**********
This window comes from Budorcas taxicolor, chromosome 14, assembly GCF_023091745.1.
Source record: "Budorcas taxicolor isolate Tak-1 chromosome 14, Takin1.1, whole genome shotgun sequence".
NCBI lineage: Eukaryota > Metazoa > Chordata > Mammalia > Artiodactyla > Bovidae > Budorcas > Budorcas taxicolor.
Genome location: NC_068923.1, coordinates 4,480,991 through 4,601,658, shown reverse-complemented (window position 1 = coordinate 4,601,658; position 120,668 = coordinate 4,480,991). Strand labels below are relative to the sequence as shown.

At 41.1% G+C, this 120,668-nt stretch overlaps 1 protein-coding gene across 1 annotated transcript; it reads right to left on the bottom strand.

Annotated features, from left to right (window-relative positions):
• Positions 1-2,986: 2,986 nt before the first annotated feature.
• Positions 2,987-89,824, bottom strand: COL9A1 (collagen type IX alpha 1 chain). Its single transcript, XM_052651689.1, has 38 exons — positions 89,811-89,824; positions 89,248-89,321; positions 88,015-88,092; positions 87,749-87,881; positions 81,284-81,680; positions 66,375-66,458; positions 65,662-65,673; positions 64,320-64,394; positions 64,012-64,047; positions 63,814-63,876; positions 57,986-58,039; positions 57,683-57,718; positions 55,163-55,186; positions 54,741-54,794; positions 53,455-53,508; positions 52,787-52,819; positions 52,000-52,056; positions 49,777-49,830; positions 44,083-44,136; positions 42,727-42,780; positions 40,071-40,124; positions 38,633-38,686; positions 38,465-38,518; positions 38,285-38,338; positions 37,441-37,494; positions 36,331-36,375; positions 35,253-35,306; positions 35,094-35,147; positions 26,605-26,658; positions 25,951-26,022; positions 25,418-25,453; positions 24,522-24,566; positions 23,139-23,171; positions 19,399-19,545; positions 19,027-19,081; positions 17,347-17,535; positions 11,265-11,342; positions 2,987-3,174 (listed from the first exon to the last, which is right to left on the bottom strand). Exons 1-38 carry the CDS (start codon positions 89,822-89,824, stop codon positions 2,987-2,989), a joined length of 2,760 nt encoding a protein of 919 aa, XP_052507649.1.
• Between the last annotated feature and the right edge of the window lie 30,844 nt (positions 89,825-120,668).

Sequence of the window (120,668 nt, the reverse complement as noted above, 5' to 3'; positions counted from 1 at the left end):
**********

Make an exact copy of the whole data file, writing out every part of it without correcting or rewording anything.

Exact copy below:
This window comes from Budorcas taxicolor, chromosome 14, assembly GCF_023091745.1.
Source record: "Budorcas taxicolor isolate Tak-1 chromosome 14, Takin1.1, whole genome shotgun sequence".
NCBI lineage: Eukaryota > Metazoa > Chordata > Mammalia > Artiodactyla > Bovidae > Budorcas > Budorcas taxicolor.
Genome location: NC_068923.1, coordinates 4,480,991 through 4,601,658, shown reverse-complemented (window position 1 = coordinate 4,601,658; position 120,668 = coordinate 4,480,991). Strand labels below are relative to the sequence as shown.

At 41.1% G+C, this 120,668-nt stretch overlaps 1 protein-coding gene across 1 annotated transcript; it reads right to left on the bottom strand.

Annotated features, from left to right (window-relative positions):
• Positions 1-2,986: 2,986 nt before the first annotated feature.
• Positions 2,987-89,824, bottom strand: COL9A1 (collagen type IX alpha 1 chain). Its single transcript, XM_052651689.1, has 38 exons — positions 89,811-89,824; positions 89,248-89,321; positions 88,015-88,092; positions 87,749-87,881; positions 81,284-81,680; positions 66,375-66,458; positions 65,662-65,673; positions 64,320-64,394; positions 64,012-64,047; positions 63,814-63,876; positions 57,986-58,039; positions 57,683-57,718; positions 55,163-55,186; positions 54,741-54,794; positions 53,455-53,508; positions 52,787-52,819; positions 52,000-52,056; positions 49,777-49,830; positions 44,083-44,136; positions 42,727-42,780; positions 40,071-40,124; positions 38,633-38,686; positions 38,465-38,518; positions 38,285-38,338; positions 37,441-37,494; positions 36,331-36,375; positions 35,253-35,306; positions 35,094-35,147; positions 26,605-26,658; positions 25,951-26,022; positions 25,418-25,453; positions 24,522-24,566; positions 23,139-23,171; positions 19,399-19,545; positions 19,027-19,081; positions 17,347-17,535; positions 11,265-11,342; positions 2,987-3,174 (listed from the first exon to the last, which is right to left on the bottom strand). Exons 1-38 carry the CDS (start codon positions 89,822-89,824, stop codon positions 2,987-2,989), a joined length of 2,760 nt encoding a protein of 919 aa, XP_052507649.1.
• Between the last annotated feature and the right edge of the window lie 30,844 nt (positions 89,825-120,668).

Sequence of the window (120,668 nt, the reverse complement as noted above, 5' to 3'; positions counted from 1 at the left end):